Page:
We are entering into a world of tension unless the opportunities and threats of the data-driven economy aren’t addressed now, the Irish Data Forum heard in Dublin on Friday.
After a keynote address by Gartner research VP and fellow Stephen Prentice, panelists consisting of Interxion managing director Tanya Duncan, TelecityGroup Ireland managing director Maurice Mortell, OVH Ireland manager Jane Kinghan and Prof Stefan Decker, director of INSIGHT at NUI Galway, began the first discussion.
Prentice pointed to the moral and legal implications of managing the vast amount of data being collected via social networks, mobile devices, internet sites and more. He said there are plenty of examples of companies gathering data with competitive advantage and profit as their main motivations.
“The downside can come up and bite you quite badly,” he warned these firms.
Duncan made the point that Ireland is in an advantageous position to thrive in the data economy.
“The infrastructure is second to none,” Duncan said. “The quality of data centres that we have in Ireland are as good as, if not better than, any place around the globe. Latency figures to the US and back to Europe are extremely favourable.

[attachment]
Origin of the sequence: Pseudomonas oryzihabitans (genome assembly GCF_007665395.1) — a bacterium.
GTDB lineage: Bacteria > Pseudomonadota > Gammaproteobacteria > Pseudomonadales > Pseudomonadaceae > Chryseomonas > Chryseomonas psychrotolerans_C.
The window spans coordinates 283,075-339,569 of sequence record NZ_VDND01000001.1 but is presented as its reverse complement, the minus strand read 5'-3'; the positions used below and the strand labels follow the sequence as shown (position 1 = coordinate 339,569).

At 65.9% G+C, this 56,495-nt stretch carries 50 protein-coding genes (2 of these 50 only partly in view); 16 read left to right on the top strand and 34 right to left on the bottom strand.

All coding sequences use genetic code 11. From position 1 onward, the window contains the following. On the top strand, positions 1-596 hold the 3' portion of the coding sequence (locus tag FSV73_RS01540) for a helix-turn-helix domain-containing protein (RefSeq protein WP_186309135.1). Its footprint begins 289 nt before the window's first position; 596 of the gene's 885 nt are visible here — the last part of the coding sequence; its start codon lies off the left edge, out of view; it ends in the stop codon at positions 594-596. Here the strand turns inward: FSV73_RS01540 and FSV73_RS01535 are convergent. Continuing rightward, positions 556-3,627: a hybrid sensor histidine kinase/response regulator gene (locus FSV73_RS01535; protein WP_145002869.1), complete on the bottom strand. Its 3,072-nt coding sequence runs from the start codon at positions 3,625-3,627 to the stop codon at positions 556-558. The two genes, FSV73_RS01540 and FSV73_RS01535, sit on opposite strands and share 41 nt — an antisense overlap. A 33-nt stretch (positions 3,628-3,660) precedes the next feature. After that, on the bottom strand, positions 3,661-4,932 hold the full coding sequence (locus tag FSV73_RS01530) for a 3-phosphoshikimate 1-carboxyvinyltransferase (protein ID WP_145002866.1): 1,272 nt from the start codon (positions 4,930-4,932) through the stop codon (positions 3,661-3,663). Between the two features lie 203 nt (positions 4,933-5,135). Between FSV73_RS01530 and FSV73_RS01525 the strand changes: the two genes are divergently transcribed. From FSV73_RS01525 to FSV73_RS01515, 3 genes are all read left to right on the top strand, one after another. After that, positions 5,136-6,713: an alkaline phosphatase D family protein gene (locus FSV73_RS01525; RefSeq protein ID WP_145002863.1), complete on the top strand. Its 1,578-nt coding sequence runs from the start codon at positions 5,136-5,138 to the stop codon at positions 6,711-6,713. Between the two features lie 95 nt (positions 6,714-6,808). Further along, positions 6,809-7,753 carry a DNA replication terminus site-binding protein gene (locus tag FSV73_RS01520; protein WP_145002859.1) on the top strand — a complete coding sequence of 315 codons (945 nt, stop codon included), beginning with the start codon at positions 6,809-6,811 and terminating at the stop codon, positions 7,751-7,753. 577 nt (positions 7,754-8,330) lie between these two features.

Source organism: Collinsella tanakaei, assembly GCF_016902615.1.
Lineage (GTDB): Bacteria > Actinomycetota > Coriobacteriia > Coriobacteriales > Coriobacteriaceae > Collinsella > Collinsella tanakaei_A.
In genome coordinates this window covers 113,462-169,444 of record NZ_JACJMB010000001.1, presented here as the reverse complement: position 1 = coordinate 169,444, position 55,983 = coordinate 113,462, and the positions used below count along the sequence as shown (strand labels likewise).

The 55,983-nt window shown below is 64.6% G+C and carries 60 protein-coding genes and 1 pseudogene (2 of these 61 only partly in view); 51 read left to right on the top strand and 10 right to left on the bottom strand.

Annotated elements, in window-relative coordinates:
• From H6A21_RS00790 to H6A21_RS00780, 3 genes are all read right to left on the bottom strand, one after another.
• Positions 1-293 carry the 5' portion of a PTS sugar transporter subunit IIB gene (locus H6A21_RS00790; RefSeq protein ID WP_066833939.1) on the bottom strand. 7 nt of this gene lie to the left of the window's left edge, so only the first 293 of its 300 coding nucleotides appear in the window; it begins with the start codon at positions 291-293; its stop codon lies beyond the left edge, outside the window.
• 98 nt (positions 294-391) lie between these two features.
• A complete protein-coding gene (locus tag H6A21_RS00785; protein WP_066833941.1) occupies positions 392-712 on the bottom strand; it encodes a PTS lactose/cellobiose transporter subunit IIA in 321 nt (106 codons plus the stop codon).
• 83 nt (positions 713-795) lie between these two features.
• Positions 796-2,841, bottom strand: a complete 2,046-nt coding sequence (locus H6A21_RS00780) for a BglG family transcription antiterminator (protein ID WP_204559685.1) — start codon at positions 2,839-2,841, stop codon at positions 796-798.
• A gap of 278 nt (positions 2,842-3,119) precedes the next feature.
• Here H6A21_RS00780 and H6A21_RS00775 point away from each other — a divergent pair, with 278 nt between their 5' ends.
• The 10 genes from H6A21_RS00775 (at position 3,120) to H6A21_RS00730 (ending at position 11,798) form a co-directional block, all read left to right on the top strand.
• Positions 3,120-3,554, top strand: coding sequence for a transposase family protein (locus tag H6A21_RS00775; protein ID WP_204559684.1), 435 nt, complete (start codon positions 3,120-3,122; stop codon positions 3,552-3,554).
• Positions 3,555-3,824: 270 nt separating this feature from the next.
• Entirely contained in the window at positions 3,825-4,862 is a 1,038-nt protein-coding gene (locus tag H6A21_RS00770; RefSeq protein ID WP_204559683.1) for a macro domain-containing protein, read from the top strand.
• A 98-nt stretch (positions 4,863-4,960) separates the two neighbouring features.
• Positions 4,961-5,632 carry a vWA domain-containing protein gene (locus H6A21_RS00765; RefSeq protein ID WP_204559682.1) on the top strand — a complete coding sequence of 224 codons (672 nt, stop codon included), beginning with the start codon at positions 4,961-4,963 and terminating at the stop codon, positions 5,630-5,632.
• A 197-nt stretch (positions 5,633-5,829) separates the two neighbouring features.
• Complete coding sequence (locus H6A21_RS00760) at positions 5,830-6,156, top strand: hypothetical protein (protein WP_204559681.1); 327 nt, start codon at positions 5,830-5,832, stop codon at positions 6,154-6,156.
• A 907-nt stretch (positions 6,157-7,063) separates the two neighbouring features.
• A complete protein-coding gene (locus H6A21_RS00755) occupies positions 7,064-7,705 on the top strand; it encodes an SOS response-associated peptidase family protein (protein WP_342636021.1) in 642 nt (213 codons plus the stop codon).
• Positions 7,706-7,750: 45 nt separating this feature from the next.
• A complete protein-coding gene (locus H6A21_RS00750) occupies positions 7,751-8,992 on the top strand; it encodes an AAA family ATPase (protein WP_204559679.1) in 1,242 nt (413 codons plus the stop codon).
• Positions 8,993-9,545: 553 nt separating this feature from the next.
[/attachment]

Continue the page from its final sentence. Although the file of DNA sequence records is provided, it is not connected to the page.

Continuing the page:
“I don’t know whether it’s by design or fluke but we seem to have attracted these big-data players onto the island of Ireland and that is an asset in itself.”
Mortell agreed: “The infrastructure is second to none, we can compete with anybody in Europe. But also look at the other components, like tax regime, education, legislation in place, the companies already here. The league tables for choosing mission-critical infrastructure, Ireland comes in the top two or three in all those criteria. We are in the premier league when it comes to locations of choice.”
Kinghan cited the “west coast feel” being experienced in Dublin as top talent from Ireland and San Francisco are regularly exchanged. “We are becoming an international hub,” she said.
Decker said that the stakes are high and that every country is competing. “The data phenomenon is happening,” he said.
“It is paramount that Ireland is able to recognise and put the resources into developing infrastructure and making it even more competitive.
“Industry-academia interactions are a crucial part of this,” Decker said.
Highlights of the first panel discussion at the Irish Data Forum:
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